Friday, June 4, 2010

The Hurt Locker: Do Believe the Hype

TRASH IN MY EYE No. 40 (of 2010) by Leroy Douresseaux

The Hurt Locker (2008/2009)
Running time: 131 minutes (2 hours, 11 minutes)
MPAA – R for war violence and language
DIRECTOR: Kathryn Bigelow
WRITER: Mark Boal
PRODUCERS: Kathryn Bigelow, Mark Boal, Nicolas Chartier, and Greg Shapiro
EDITORS: Chris Innis and Bob Murawski
COMPOSERS: Marco Beltrami and Buck Sanders
Academy Award winner


Starring: Jeremy Renner, Anthony Mackie, Brian Geraghty, Christian Camargo, Guy Pearce, Ralph Fiennes, David Morse, and Evangeline Lilly

When the 2010 Academy Awards ceremony was over, The Hurt Locker, an independently produced war movie set in Iraq, was named “Best Picture” of 2009. The film’s director, Kathryn Bigelow, became the first woman to win the Oscar for “Best Director.” That would have seem unlikely just two years earlier because films about the war in Iraq were failing at the box office and getting mostly mixed reviews from film critics. The Hurt Locker is special, however; it is truly a great film.

The Hurt Locker is set in the summer of 2004. Sergeant JT Sanborn (Anthony Mackie) and Specialist Owen Eldridge (Brian Geraghty) of Bravo Company are part of a small counterforce specifically trained to deal with the homemade bombs know as IEDs (Improvised Explosive Devices), and they’ve just lost their team leader. The officer who takes over the team, Sergeant First Class William James (Jeremy Renner), shocks Sanborn and Eldridge with how he simply disregards military protocol and basic safety measures. Depending upon one’s perspective, James is either a swaggering cowboy looking for kicks even when the margin of error is zero, or he is the consummate professional, meticulous in the mastery of his treacherous craft.

Sanborn and Eldridge have only 38 days left in their tour of Iraq, and if they are to survive that remaining time, they must learn to understand James and to work with him, even if they cannot contain him or control his behavior. With each mission seemingly more dangerous than the last, James blurs the line between inspiring bravery and reckless bravado, and for Sanborn and Eldridge, it seems as if it is only a matter of time before disaster strikes.

If someone asked me if I were surprised at how good The Hurt Locker is, I would say yes. If someone asked me if I were surprised that Kathryn Bigelow could make a film as good as The Hurt Locker, I would say no. Prior to this film, Bigelow had shown a penchant for tense thrillers (Near Dark) and evocative character drama (The Weight of Water), and The Hurt Locker is a taut, riveting, psychological thriller, rich with resonant character drama. This film is a confluence of events, in which a great script needed a skilled and talented director to turn it into an incredible film.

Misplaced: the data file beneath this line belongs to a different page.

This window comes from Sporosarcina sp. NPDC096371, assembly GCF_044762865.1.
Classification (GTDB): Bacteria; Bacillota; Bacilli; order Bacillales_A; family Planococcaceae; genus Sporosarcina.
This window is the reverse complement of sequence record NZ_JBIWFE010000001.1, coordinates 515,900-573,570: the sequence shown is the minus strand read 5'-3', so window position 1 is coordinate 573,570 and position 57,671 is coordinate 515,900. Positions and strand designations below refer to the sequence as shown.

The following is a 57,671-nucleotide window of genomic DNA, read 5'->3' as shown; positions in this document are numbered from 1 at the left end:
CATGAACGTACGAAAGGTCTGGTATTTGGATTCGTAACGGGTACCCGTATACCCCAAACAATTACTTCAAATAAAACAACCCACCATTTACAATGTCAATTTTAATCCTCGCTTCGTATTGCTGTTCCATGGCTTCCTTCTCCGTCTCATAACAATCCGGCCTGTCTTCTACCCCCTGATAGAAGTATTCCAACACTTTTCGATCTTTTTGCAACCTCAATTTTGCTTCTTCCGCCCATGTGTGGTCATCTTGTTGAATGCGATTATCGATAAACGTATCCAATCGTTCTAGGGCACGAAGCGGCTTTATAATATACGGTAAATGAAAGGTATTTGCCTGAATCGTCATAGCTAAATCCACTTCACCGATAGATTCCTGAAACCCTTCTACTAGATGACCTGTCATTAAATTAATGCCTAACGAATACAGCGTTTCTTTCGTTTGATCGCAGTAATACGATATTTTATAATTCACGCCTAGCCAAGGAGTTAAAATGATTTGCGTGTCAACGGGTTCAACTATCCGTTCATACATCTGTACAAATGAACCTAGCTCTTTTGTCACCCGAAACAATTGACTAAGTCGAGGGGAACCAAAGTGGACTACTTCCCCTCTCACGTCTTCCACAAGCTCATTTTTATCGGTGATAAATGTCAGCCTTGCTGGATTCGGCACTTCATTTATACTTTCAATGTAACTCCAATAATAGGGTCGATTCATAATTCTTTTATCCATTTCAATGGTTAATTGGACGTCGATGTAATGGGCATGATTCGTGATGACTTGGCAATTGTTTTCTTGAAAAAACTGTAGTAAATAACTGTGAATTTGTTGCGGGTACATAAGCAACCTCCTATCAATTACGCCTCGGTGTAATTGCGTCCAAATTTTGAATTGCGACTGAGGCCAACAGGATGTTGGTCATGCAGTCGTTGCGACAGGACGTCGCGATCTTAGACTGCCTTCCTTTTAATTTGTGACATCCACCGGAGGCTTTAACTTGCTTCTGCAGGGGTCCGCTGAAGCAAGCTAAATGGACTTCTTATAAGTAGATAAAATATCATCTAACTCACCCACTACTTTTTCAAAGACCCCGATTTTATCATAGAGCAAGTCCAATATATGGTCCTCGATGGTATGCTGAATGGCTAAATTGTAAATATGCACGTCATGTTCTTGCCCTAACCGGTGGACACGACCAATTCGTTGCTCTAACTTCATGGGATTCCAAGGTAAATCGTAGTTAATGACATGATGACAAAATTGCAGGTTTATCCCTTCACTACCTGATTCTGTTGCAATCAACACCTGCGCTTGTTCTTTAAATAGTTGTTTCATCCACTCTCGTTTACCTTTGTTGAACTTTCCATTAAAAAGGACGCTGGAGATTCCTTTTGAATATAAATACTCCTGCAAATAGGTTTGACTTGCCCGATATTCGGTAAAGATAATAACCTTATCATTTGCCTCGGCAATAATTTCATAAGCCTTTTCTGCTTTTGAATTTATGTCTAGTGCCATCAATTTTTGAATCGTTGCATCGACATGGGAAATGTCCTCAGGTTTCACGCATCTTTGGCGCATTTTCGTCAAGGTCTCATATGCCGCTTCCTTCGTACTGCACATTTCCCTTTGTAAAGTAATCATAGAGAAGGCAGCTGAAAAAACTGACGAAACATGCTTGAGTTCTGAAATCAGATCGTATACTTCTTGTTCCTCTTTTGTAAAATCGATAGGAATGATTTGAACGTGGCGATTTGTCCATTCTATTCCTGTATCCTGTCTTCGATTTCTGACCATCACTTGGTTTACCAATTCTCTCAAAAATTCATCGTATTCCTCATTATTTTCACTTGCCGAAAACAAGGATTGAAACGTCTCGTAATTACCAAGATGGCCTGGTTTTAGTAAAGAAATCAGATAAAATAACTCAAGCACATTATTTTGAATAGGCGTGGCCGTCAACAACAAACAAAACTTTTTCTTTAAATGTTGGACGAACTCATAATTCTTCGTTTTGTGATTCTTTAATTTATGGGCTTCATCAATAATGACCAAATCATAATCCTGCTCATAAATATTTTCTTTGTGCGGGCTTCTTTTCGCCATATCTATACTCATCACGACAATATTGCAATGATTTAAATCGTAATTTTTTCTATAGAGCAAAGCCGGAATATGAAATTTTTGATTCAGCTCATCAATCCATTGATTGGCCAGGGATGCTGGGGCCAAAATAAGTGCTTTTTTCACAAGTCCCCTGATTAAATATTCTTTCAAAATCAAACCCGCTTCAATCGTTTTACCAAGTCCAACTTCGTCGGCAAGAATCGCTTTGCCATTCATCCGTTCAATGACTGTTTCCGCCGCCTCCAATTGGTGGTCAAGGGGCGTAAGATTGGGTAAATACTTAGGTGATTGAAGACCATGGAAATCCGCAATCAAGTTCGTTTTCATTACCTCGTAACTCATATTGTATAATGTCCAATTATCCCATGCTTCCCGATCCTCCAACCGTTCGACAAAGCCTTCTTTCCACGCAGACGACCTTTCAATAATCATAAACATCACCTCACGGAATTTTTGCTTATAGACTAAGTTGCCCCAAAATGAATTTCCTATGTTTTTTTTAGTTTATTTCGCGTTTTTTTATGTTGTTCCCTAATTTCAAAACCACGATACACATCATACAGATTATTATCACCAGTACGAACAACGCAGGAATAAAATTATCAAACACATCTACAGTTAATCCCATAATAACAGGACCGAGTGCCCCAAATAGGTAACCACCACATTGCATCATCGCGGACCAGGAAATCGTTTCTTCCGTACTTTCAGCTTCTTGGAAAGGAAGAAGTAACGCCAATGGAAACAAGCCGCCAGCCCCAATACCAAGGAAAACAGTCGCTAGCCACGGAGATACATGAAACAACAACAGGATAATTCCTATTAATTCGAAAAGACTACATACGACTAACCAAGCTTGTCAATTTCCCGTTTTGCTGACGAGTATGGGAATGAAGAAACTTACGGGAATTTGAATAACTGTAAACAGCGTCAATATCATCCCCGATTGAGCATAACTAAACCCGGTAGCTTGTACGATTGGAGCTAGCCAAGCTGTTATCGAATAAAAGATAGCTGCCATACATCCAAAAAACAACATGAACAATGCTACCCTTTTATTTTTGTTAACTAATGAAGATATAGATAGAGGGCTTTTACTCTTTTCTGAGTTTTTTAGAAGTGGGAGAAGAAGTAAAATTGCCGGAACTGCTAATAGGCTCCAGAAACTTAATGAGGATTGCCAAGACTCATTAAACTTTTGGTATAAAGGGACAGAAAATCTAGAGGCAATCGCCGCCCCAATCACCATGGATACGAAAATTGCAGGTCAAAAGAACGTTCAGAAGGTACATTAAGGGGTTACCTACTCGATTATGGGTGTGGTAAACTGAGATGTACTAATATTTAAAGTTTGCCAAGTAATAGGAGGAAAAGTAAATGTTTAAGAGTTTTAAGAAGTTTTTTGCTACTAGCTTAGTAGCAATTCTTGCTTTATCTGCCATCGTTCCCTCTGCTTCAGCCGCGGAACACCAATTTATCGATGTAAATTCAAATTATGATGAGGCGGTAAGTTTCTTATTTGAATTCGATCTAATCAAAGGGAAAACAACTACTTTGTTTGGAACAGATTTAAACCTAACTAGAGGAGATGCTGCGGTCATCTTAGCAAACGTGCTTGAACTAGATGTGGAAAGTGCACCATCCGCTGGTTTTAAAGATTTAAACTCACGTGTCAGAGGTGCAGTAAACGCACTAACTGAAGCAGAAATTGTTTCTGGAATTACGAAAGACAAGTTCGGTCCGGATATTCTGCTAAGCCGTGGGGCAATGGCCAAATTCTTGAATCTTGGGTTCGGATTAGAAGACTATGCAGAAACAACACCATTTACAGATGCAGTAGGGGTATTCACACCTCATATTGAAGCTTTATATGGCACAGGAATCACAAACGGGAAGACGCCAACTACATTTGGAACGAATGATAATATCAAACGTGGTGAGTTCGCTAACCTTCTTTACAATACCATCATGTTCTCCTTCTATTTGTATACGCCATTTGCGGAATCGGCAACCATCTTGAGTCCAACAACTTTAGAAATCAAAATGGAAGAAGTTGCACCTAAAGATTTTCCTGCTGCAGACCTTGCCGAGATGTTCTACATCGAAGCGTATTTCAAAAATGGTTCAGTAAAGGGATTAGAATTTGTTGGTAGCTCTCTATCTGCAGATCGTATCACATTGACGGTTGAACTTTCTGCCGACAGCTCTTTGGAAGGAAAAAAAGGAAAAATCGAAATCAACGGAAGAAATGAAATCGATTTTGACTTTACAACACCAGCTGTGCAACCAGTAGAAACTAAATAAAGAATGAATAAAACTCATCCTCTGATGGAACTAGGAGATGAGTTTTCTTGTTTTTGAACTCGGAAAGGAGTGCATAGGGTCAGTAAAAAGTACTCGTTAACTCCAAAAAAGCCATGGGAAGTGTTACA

In fact, everything about The Hurt Locker is superbly done. The script by Mark Boal, who was an imbedded journalist in Iraq in 2004, is one of those screenplays that is a memorable story of war because it is also an incredible story not about the war, but about the young men on the ground fighting it. Bigelow transforms the power of Boal’s screenplay (which eventually won an Oscar) into a film that captures Boal’s spellbinding story of unique warriors.

This film feels explosively real because Bigelow gets great performances of her characters, especially the Bravo company trio of James, Sanborn, and Eldridge. Jeremy Renner makes James’ addiction to his job and the way he does it a beautiful, mesmerizing thing. The underrated and underappreciated Anthony Mackie is consummate in his depiction of the by-the-book Sanborn. Brian Geraghty is a delight as the conflicted, boyish Eldridge.

Kathryn Bigelow and her creative crew and collaborators turned the war film into art. Bigelow’s actors made The Hurt Locker the great modern war film about modern war. In their performances, they say everything about war and about the kind of war that is Iraq without being political.

10 of 10

2010 Academy Awards: 6 wins: “Best Motion Picture of the Year” (Kathryn Bigelow. Mark Boal, Nicolas Chartier, and Greg Shapiro), “Best Achievement in Directing” (Kathryn Bigelow), “Best Achievement in Editing” (Bob Murawski and Chris Innis), “Best Achievement in Sound” (Paul N.J. Ottosson and Ray Beckett), “Best Achievement in Sound Editing” (Paul N.J. Ottosson), “Best Writing, Screenplay Written Directly for the Screen” (Mark Boal); 3 nominations: “Best Achievement in Cinematography” (Barry Ackroyd), “Best Achievement in Music Written for Motion Pictures, Original Score” (Marco Beltrami and Buck Sanders), and “Best Performance by an Actor in a Leading Role” (Jeremy Renner)

2010 BAFTA Awards: 6 wins: “Best Film” (Kathryn Bigelow, Mark Boal, Nicolas Chartier, and Greg Shapiro), “Best Cinematography” (Barry Ackroyd), “Best Director” (Kathryn Bigelow), “Best Editing” (Bob Murawski and Chris Innis), “Best Screenplay – Original” (Mark Boal), “Best Sound” (Ray Beckett, Paul N.J. Ottosson, and Craig Stauffer); 2 nominations: “Best Leading Actor” (Jeremy Renner) and “Best Special Visual Effects” (Richard Stutsman)

2010 Golden Globes: 3 nominations: “Best Director - Motion Picture” (Kathryn Bigelow), “Best Motion Picture – Drama, and “Best Screenplay - Motion Picture” (Mark Boal)

Friday, June 04, 2010

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